Chief execs at AMD think netbooks are on the way out, and are taking steps accordingly.
They think the problem will be a lack of differentiation. CEO Dirk Meyer says “The distinction between what is a netbook and what is a notebook is going to go away… There will be a continuum of price points and form factors.”
In his eyes, the cheapness of netbooks results in a shoddy experience with the machines. “Given the way netbooks are configured today, consumers who want a notebook at those kind of (low) price points have to compromise and as a result don’t enjoy a full PC experience, particularly around the graphics and media capability of the machine,” Meyer said. “And likewise people who wanted a thin and light machine had to pay a lot of money, typically well over a thousand dollars.”
What Meyers doesn’t get is that people looking for a notebook at netbook price levels simply aren’t going to find them – they misunderstand the market, and dissatisfaction they have with netbooks often comes from misguided expectations. You can’t buy a luxury car at the price of a motorcycle, and if you do, you’re going to be unhappy.
However, if things go as Meyer predicts, he may have a point. He thinks the market is going to start delivering lightweight laptops at the price range of netbooks which will completely overpower them. This may sound like a stretch, but weirder things have happened before.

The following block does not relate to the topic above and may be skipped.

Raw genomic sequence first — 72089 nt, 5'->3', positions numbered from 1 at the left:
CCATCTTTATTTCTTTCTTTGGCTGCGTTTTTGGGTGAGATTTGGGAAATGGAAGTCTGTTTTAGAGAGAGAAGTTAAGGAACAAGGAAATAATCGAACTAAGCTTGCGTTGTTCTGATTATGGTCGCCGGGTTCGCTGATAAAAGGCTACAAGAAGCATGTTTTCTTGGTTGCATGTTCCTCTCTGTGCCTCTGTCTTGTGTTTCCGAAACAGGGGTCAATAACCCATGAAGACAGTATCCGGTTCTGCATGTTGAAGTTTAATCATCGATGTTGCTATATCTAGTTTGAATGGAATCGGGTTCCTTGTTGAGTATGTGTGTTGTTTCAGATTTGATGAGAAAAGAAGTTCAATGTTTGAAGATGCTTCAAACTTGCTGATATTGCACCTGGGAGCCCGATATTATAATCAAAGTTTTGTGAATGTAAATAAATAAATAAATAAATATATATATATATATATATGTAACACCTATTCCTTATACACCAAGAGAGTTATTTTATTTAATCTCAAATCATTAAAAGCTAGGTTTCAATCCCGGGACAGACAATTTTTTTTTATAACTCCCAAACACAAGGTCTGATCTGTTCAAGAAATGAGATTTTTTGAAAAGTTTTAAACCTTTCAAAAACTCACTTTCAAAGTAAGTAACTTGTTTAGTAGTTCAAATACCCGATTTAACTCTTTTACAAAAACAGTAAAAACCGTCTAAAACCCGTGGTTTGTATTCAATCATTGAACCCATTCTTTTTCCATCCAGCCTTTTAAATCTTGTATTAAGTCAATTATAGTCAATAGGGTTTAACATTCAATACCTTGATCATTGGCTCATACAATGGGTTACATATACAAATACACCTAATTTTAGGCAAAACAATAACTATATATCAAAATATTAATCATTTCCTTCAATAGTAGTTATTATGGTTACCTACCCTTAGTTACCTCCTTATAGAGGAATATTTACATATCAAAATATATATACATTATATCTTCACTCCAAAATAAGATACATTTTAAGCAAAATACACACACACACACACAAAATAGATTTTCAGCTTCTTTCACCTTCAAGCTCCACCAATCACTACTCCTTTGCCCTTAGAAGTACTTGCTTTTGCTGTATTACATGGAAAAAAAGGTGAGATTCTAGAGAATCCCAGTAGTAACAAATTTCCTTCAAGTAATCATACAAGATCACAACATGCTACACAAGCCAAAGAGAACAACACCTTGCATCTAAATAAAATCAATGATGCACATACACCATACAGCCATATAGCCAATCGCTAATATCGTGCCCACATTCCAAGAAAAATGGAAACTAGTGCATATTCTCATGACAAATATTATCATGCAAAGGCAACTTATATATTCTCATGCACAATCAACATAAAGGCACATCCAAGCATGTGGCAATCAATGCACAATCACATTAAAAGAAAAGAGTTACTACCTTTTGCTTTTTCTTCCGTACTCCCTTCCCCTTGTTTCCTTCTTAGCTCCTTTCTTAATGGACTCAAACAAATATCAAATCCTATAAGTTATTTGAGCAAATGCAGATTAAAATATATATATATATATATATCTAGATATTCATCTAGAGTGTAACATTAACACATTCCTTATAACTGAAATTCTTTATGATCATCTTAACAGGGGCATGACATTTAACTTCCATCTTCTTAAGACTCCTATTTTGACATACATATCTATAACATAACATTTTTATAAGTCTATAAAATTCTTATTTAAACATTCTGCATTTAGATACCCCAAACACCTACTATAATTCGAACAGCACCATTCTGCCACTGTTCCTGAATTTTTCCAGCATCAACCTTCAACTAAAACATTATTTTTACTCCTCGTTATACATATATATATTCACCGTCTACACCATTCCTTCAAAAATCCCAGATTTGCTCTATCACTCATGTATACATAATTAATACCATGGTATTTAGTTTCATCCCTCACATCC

AMD has made some solid offerings to the netbook world in the past, including their Athlon Neo. They’ve also made some serious job cuts recently, prompting us to wonder if losses in the netbook sector have made AMD lukewarm.
Advanced Micro Devices has already made some steps to distance itself from netbooks, including marketing the Neo-using HP Pavillion DV2 as a notebook.
Interestingly enough, AMD’s move mimics some recent activity by Intel. Paul Otellini, Intel’s CEO, used some strange tenses to describe the machines. As emphasized by CNet, Intel says the netbook buzz at CES 2009 “validates our view that (the market) had a high potential for growth and it was an exciting segment, in particular in this kind of economic environment.”
That’s enough to make a lot of people nervous. What happens to netbooks if the Atom is left behind? Intel has already mentioned that its plans for the future of the Atom are limited. While Otellini said that Intel “would do very well in the netbook market in the course of the next couple of years,” I still have some suspicions.
With major chip manufacturers AMD and Intel getting doubtful about netbooks, we can only wonder at the future of the machines. If nothing else, dissapearing competition is going to make Qualcomm some serious cash with the Snapdragon.
Come back soon for more on the future of netbooks.